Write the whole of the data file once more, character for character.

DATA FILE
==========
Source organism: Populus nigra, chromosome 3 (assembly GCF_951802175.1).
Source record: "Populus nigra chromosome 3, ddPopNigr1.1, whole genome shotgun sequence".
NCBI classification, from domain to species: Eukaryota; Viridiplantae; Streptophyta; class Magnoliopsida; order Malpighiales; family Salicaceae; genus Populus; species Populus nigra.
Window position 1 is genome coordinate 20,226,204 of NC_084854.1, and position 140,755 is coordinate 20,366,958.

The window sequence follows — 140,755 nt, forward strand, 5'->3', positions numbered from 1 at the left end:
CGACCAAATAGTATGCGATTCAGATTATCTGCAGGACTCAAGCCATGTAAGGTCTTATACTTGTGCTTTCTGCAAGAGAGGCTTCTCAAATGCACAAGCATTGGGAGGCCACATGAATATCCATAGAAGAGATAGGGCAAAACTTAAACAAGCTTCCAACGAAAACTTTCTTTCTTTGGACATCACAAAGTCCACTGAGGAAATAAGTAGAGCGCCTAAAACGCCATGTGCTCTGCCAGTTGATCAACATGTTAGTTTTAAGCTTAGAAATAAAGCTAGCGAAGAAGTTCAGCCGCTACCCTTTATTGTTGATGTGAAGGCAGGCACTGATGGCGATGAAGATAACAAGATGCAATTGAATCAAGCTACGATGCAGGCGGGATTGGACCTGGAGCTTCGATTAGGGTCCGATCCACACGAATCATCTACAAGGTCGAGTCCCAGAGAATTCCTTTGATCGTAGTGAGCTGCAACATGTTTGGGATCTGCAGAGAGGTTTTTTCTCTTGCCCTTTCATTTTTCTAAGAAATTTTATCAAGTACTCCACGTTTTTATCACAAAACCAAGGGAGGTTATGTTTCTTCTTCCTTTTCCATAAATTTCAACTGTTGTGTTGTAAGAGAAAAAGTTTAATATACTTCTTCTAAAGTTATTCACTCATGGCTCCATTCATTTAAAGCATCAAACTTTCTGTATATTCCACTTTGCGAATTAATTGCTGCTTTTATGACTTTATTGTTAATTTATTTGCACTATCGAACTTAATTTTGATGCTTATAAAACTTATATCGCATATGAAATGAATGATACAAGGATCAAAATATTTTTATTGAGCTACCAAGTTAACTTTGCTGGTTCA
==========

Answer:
Source organism: Populus nigra, chromosome 3 (assembly GCF_951802175.1).
Source record: "Populus nigra chromosome 3, ddPopNigr1.1, whole genome shotgun sequence".
NCBI classification, from domain to species: Eukaryota; Viridiplantae; Streptophyta; class Magnoliopsida; order Malpighiales; family Salicaceae; genus Populus; species Populus nigra.
Window position 1 is genome coordinate 20,226,204 of NC_084854.1, and position 140,755 is coordinate 20,366,958.

The window sequence follows — 140,755 nt, forward strand, 5'->3', positions numbered from 1 at the left end:
CGACCAAATAGTATGCGATTCAGATTATCTGCAGGACTCAAGCCATGTAAGGTCTTATACTTGTGCTTTCTGCAAGAGAGGCTTCTCAAATGCACAAGCATTGGGAGGCCACATGAATATCCATAGAAGAGATAGGGCAAAACTTAAACAAGCTTCCAACGAAAACTTTCTTTCTTTGGACATCACAAAGTCCACTGAGGAAATAAGTAGAGCGCCTAAAACGCCATGTGCTCTGCCAGTTGATCAACATGTTAGTTTTAAGCTTAGAAATAAAGCTAGCGAAGAAGTTCAGCCGCTACCCTTTATTGTTGATGTGAAGGCAGGCACTGATGGCGATGAAGATAACAAGATGCAATTGAATCAAGCTACGATGCAGGCGGGATTGGACCTGGAGCTTCGATTAGGGTCCGATCCACACGAATCATCTACAAGGTCGAGTCCCAGAGAATTCCTTTGATCGTAGTGAGCTGCAACATGTTTGGGATCTGCAGAGAGGTTTTTTCTCTTGCCCTTTCATTTTTCTAAGAAATTTTATCAAGTACTCCACGTTTTTATCACAAAACCAAGGGAGGTTATGTTTCTTCTTCCTTTTCCATAAATTTCAACTGTTGTGTTGTAAGAGAAAAAGTTTAATATACTTCTTCTAAAGTTATTCACTCATGGCTCCATTCATTTAAAGCATCAAACTTTCTGTATATTCCACTTTGCGAATTAATTGCTGCTTTTATGACTTTATTGTTAATTTATTTGCACTATCGAACTTAATTTTGATGCTTATAAAACTTATATCGCATATGAAATGAATGATACAAGGATCAAAATATTTTTATTGAGCTACCAAGTTAACTTTGCTGGTTCA